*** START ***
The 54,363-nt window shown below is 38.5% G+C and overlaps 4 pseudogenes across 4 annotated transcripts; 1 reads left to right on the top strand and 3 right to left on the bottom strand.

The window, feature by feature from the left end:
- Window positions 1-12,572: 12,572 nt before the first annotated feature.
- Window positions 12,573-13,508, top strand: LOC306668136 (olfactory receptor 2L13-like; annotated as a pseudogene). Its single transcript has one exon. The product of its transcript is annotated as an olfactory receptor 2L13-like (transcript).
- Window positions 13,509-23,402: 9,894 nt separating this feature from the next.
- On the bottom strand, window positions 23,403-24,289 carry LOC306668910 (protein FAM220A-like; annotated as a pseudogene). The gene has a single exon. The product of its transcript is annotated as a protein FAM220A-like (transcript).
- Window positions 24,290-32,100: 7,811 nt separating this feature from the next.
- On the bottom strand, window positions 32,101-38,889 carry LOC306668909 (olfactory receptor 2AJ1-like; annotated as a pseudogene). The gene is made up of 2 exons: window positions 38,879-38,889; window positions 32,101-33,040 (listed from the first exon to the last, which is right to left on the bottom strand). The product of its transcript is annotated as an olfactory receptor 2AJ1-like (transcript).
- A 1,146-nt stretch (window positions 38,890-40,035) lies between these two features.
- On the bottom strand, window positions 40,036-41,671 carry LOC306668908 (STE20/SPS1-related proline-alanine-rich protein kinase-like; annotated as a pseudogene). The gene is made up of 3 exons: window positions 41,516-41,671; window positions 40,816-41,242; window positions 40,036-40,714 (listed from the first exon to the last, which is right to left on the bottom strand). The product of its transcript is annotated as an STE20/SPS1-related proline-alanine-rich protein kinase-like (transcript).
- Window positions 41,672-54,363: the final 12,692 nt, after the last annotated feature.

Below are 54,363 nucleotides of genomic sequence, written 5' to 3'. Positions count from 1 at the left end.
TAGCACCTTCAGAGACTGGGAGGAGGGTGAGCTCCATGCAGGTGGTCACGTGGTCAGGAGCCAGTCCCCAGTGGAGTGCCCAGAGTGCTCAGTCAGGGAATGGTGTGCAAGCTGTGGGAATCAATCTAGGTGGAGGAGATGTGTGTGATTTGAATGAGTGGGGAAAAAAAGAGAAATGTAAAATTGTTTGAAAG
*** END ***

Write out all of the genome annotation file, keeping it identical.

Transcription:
The 54,363-nt window shown below is 38.5% G+C and overlaps 4 pseudogenes across 4 annotated transcripts; 1 reads left to right on the top strand and 3 right to left on the bottom strand.

The window, feature by feature from the left end:
- Window positions 1-12,572: 12,572 nt before the first annotated feature.
- Window positions 12,573-13,508, top strand: LOC306668136 (olfactory receptor 2L13-like; annotated as a pseudogene). Its single transcript has one exon. The product of its transcript is annotated as an olfactory receptor 2L13-like (transcript).
- Window positions 13,509-23,402: 9,894 nt separating this feature from the next.
- On the bottom strand, window positions 23,403-24,289 carry LOC306668910 (protein FAM220A-like; annotated as a pseudogene). The gene has a single exon. The product of its transcript is annotated as a protein FAM220A-like (transcript).
- Window positions 24,290-32,100: 7,811 nt separating this feature from the next.
- On the bottom strand, window positions 32,101-38,889 carry LOC306668909 (olfactory receptor 2AJ1-like; annotated as a pseudogene). The gene is made up of 2 exons: window positions 38,879-38,889; window positions 32,101-33,040 (listed from the first exon to the last, which is right to left on the bottom strand). The product of its transcript is annotated as an olfactory receptor 2AJ1-like (transcript).
- A 1,146-nt stretch (window positions 38,890-40,035) lies between these two features.
- On the bottom strand, window positions 40,036-41,671 carry LOC306668908 (STE20/SPS1-related proline-alanine-rich protein kinase-like; annotated as a pseudogene). The gene is made up of 3 exons: window positions 41,516-41,671; window positions 40,816-41,242; window positions 40,036-40,714 (listed from the first exon to the last, which is right to left on the bottom strand). The product of its transcript is annotated as an STE20/SPS1-related proline-alanine-rich protein kinase-like (transcript).
- Window positions 41,672-54,363: the final 12,692 nt, after the last annotated feature.

Below are 54,363 nucleotides of genomic sequence, written 5' to 3'. Positions count from 1 at the left end.
TAGCACCTTCAGAGACTGGGAGGAGGGTGAGCTCCATGCAGGTGGTCACGTGGTCAGGAGCCAGTCCCCAGTGGAGTGCCCAGAGTGCTCAGTCAGGGAATGGTGTGCAAGCTGTGGGAATCAATCTAGGTGGAGGAGATGTGTGTGATTTGAATGAGTGGGGAAAAAAAGAGAAATGTAAAATTGTTTGAAAG